It’s not uncommon for people to have opinions, and it’s not uncommon for journalists to have opinions that they share on social media. Considering that Jemele Hill is a sports journalist entitled to her own opinions and views, I’m struggling to see how sharing those views was considered inappropriate. In case you don’t know what I’m talking about, Hill took to Twitter on Sept. 11 to respond to an article about Kid Rock rejecting accusations of racism. The tweet led to multiple conversations where Hill began discussing the White House and ended up calling President Trump a white supremacist. Trump responded by disparaging ESPN online and his press secretary said Hill’s tweets were a “fireable offense.”
The thing is: it really wasn’t. Unless Hill violated part of her contract with ESPN, which we don’t know because that isn’t public information, she has every right under the first amendment to express her opinion. In any event, Hill later stated on Twitter that she apologized if it appeared as though her comments reflected the views of ESPN, for which the company forgave her. I’d argue that this was an unnecessary formality; the tweets were sent on her own time with no mention of ESPN. But, I digress.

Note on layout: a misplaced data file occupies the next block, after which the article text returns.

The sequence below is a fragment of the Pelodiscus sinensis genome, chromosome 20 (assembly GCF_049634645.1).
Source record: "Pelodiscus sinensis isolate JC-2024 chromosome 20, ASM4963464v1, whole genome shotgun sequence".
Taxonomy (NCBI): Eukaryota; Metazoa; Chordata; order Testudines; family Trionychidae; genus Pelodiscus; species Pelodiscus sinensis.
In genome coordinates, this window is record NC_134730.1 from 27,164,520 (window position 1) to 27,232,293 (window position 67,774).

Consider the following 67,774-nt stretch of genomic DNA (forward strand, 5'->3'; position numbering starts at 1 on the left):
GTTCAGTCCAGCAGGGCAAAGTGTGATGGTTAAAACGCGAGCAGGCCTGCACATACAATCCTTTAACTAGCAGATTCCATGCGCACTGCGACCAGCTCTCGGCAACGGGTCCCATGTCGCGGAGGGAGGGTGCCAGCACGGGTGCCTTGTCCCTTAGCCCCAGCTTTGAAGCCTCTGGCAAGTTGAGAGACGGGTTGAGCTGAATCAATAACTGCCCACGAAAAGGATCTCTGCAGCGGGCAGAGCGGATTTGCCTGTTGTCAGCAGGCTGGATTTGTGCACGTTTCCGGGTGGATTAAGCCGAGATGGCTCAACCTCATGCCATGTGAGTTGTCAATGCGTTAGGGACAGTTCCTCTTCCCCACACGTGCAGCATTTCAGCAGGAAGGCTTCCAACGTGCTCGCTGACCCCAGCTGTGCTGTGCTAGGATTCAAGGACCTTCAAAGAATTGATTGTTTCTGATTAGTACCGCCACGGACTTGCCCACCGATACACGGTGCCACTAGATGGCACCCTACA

While the argument can be made that journalists sharing opinions can skew their reporting, Hill is a sports commentator and analyst. She’s not getting paid to cover hard news about the White House and its decisions. So even if you have the belief that news anchors should never share their opinions — though this also happens — Hill’s opinion doesn’t affect the content she covers.
The real problem here isn’t that a public figure made a negative comment, supported by many, about the president. Trump was often one to take to Twitter to disparage Obama, using the term “racist” and making accusations that he wasn’t born in the U.S. Yet, “Celebrity Apprentice” wasn’t canceled on NBC. The problem is that the president feels that he shouldn’t be criticized and held accountable for his actions and beliefs the way other people should. Unfortunately — or fortunately — that’s just not how a democracy works. Jemele Hill understands that. Hopefully, ESPN and the government do, too.